300 Kb was basically the fixed-size overhead for any VCL app.

But by late 90s, it was "good enough", and that's when Delphi was at peak popularity.

I may be misremembering but the early visual basics exported even heavier results.

I think you were - I remember the .exes were much smaller, but they weren't self-contained/stand-alone, so you needed to make sure msvb*4.dll (can't remember what it was exactly) was on the system you wanted to run it on, and it was > 1.4 MB, so you couldn't fit both the small .exe and the runtime .dll on a floppy disk...

Yep, it was msvbvm??.dll. However, it just about fits on a floppy.

It was probably the combined size I recall then.

Now compare Delphi in 1995 with Electron in 2019....

Well notice that info is for application with DEBUG information, not release...

Got to say, other than the font being much nicer now, some of those old screens look a whole lot better and easier to navigate. I miss buttons that look like buttons.

One interesting observation is that Delphi 1 copied the Word 6/Excel 4 "ctrl3d" UI style, but not quite exactly. Typical Delphi-ism are the Paradox-like (well, duh) tabs on bottom edge of the window, which look good as long as the window isn't modal dialog (compare the tabs on code editor window and on the project settings dialog). And another more subtle, but sure signal of Delphi 1 application are the black borders inside text fields (and then also TBitBtn, but that is another thing which in the 3.1 days looked reasonable and not totally ugly as it does in anything after windows 95).

I have a weird feeling these days, that improvements didn't happen at the right place and that old GUI paradigms were just right and that if you knew how to leverage what a computer can do (mind you you could do sml and prolog back in the days) you wouldn't much fancier presentation..

> old GUI paradigms were just right

It's a permutation of "worse is better". Skeuomorphism and hierarchical organization cargo-culted as evil, ignoring that our traditional built environments work using these paradigms.

User-hostile design. Let's replace all buttons and text labels with arbitrary flat abstract icons! See also: nosql and SPAs.

Well, Microsoft is a good illustration. They imposed a ribbon on all customer UIs, except of course the one software that their developers actually use (Visual Studio).

I'm not sure I parse your comment well. I think I've seen enough UI/GUI/UX paradigm to know when something is near the sweet spot. It seems you agree ?

The flat trend was a reaction to abusive skeymorphism; arguing that visual information should be reduced to a minimum.. but somehow ~serious interaction requires a little bit more than layout and font to be enjoyable.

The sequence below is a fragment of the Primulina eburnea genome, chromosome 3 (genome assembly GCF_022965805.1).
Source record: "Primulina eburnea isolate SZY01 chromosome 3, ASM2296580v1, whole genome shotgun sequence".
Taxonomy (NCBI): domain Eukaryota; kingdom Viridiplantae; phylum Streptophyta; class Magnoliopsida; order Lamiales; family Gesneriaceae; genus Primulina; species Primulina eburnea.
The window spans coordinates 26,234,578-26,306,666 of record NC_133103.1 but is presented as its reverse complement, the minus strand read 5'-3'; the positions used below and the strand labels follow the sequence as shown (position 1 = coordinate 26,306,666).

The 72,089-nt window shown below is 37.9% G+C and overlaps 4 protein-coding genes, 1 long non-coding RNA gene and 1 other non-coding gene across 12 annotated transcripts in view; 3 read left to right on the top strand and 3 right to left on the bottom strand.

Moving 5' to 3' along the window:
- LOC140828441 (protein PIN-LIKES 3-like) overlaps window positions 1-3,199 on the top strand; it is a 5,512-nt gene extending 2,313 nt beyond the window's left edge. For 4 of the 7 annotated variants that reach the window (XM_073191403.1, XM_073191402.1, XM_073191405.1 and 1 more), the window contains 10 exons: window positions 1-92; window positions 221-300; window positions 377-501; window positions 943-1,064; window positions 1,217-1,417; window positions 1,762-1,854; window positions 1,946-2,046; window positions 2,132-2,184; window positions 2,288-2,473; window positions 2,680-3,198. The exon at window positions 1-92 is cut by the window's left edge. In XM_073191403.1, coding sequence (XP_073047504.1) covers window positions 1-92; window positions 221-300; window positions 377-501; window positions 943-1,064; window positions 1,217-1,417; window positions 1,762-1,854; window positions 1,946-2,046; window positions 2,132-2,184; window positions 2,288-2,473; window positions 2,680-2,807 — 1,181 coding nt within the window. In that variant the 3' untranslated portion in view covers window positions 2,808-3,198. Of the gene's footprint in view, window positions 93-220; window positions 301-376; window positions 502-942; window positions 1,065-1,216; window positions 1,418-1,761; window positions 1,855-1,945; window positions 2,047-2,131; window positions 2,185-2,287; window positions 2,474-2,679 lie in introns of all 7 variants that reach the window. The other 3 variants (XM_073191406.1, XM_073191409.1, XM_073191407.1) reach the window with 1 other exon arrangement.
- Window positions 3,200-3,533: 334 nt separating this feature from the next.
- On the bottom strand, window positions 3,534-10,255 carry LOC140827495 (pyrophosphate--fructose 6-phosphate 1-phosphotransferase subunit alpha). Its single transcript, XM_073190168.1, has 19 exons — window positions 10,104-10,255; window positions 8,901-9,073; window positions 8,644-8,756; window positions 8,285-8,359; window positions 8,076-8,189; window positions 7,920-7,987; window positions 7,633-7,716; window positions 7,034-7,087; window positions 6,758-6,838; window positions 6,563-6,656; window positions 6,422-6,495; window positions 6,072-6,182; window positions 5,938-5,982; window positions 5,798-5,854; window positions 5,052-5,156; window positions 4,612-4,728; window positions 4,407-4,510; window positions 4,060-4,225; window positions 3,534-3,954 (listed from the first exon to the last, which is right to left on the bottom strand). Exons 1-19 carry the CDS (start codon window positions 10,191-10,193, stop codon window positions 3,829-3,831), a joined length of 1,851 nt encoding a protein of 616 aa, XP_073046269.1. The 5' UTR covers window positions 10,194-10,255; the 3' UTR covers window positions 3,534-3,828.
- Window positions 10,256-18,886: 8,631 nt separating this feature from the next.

Extreme skeumorphism a la Mac sometime ago is also undesirable, though. You want them to look just close enough to trigger recognition, everything above that is cognitive overhead.

>Extreme skeumorphism a la Mac sometime ago is also undesirable, though

Mac never had extreme skeumorphism. Extreme skeumorphism would be like the common case of DVD player apps made to look real-life DVD players (with all the frustrating LCD-like text displays and tiny cryptic buttons).

It's not about having 3d looking buttons, or having faux-leather on your Notes app, which are the kinds of things Apple did.

I'm probably using the word wrong, then. But those 3D-looking buttons with glare, or faux leather, is exactly what I'm talking about - it is unnecessary cognitive overhead.

A button that looks like a physical real world button that I'd push, with a clear text label beneath it, is less cognitive overhead for me than an abstract squiggly icon with no border or text that I have to interpret.

Bonus points if the icons are hidden inside various hamburger menus sprinkled across the interface - Atlassian I'm looking at you.

I shouldn't be forced to learn some designer's personal visual symbology to use an app. It's hieroglyphics.

I'm not advocating for either of those extremes. To remind, in this thread, we were talking about UI aesthetics of the times when Delphi was popular. That's Windows 9x and NT, classic MacOS 7.x to 9.x, BeOS; and on Unix: Motif, NeXTSTEP, Gtk 1.x, Qt 1.x to 2.x.

So, basically, buttons are chiseled gray (or other color of user's choice), with prominent 3D borders, but flat where the label is for maximum readability. Just enough to capture the essence of a physical button, but without actually rendering one.

faux-leather falls into abusive skeu IMO

The bad skeuomorphism is about replicating physical world design and constraints in digital apps -- and thus imposing constraints that don't exist in the digital world.